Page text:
Tuesday, 7 March 2017

Beijing Signals Bike-Sharing Shouldn't Be Disorderly

Tuesday’s edition of People’s Daily hints that the bike-sharing industry could be about to get a stick in its wheels.

In a commentary on the flagship newspaper’s opinion-editorial pages, the author, 明朗 or “Forthrightness”—a glib pseudonym for authoritative opinion being passed along from Beijing to alert lower-level officials —notes that bike-sharing has become a hot topic on social media, in online forums, and at local public meetings.

The author states that “objectively speaking, sharing bikes better solves the problem of the last mile of urban traffic”—a nod to the notion in China that local governments need to find innovative ways to deal with new problems by connecting with citizens on issues that matter to the latter more than the usual macro-policies of economic development. In other words, by providing city dwellers with more local options for transport, the article is saying, bike-sharing initiatives seemed to provide at least a partial solution, a helpful convenience.

But in the past few months, according to the article, “negative public comments have surged”, becoming part of a larger discussion about “national quality” []  and uncivilized behavior. The commentary contends that “what’s a convenience has also been inconveniently chaotic”, citing “damage to vehicles, space being illegally occupied, private property being encroached on, bike deposit processes that are opaque, and [instances of] bicycle operation mismanagement”. The author argues that while some of these problems are understandable because “bike-sharing is still in a stage of ‘adolescence’, the crazy chase for capital funding amidst disorderly competition raises the problem of how to better integrate [these private initiatives] into overall public management of society.”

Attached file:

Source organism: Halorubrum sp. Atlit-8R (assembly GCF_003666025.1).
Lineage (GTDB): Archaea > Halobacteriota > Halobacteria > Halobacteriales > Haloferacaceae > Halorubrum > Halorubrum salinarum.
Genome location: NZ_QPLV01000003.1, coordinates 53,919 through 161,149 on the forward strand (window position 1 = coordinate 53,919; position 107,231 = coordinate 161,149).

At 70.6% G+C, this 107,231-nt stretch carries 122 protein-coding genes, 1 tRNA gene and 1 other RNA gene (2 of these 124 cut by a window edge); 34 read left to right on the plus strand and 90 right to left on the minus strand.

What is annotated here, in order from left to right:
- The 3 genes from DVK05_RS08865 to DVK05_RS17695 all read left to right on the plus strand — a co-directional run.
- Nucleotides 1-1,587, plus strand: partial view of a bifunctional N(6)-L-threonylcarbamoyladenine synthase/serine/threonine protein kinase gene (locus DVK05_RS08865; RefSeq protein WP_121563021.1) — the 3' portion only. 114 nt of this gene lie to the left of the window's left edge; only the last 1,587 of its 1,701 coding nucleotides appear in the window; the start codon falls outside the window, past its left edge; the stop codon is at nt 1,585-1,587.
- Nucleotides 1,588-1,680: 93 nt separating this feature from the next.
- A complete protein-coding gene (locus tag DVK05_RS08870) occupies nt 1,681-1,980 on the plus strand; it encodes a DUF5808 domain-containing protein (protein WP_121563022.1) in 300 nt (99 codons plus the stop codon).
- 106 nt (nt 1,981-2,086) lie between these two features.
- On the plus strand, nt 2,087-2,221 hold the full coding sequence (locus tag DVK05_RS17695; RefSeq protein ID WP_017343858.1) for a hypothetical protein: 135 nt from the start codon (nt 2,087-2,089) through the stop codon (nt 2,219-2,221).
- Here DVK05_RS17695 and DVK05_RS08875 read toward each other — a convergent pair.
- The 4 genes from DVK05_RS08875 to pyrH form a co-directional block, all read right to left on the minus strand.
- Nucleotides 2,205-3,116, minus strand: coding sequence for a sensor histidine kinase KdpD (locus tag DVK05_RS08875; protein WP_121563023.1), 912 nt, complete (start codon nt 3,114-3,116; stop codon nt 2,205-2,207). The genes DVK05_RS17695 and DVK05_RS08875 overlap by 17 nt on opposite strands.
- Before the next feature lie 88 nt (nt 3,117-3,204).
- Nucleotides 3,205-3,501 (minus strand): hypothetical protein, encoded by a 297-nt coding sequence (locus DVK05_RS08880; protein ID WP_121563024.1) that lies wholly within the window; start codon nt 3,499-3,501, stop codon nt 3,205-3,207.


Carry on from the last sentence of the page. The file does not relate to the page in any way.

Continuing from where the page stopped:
That’s Party-speak for the very real possibility of more regulation and control. First, there’s the sense that there’s too much public dissension; which then creates conditions whereby authorities (in this case, Beijing) have to step in and exert oversight and management lest matters go off the road. In other words, discussion is good, but it has to be guided. Innovation is admirable, but it can’t produce unhappiness. In the case of bike-sharing, as the commentary puts it, everyone needs to “be soberly aware that [the novelty of these ventures] does not preclude the industry from being guided by rules and regulations, the strong oversight of enterprises, and social supervision generally for the purpose of healthy and orderly development.” Officials are being admonished not to let this new thing "become disorderly [无序发展]”.

The author does convey the sentiment that the goal of preventing further problems “is the aspiration of all parties, who naturally also need to work together to solve” the challenges created by the increase in bike-sharing programs. Whether that involves consolidation in this nascent industry or local governments becoming better at managing the problem isn’t spelled out. It could be that central authorities aren't in agreement on what to do; it may be that they want to give local governments and entrepreneurs a chance to propose solutions from below.

But the warning from at least some central authorities is growing clearer: If the concerned parties aren’t willing to start pedaling together soon, Beijing won’t be reluctant to grab the handlebars.

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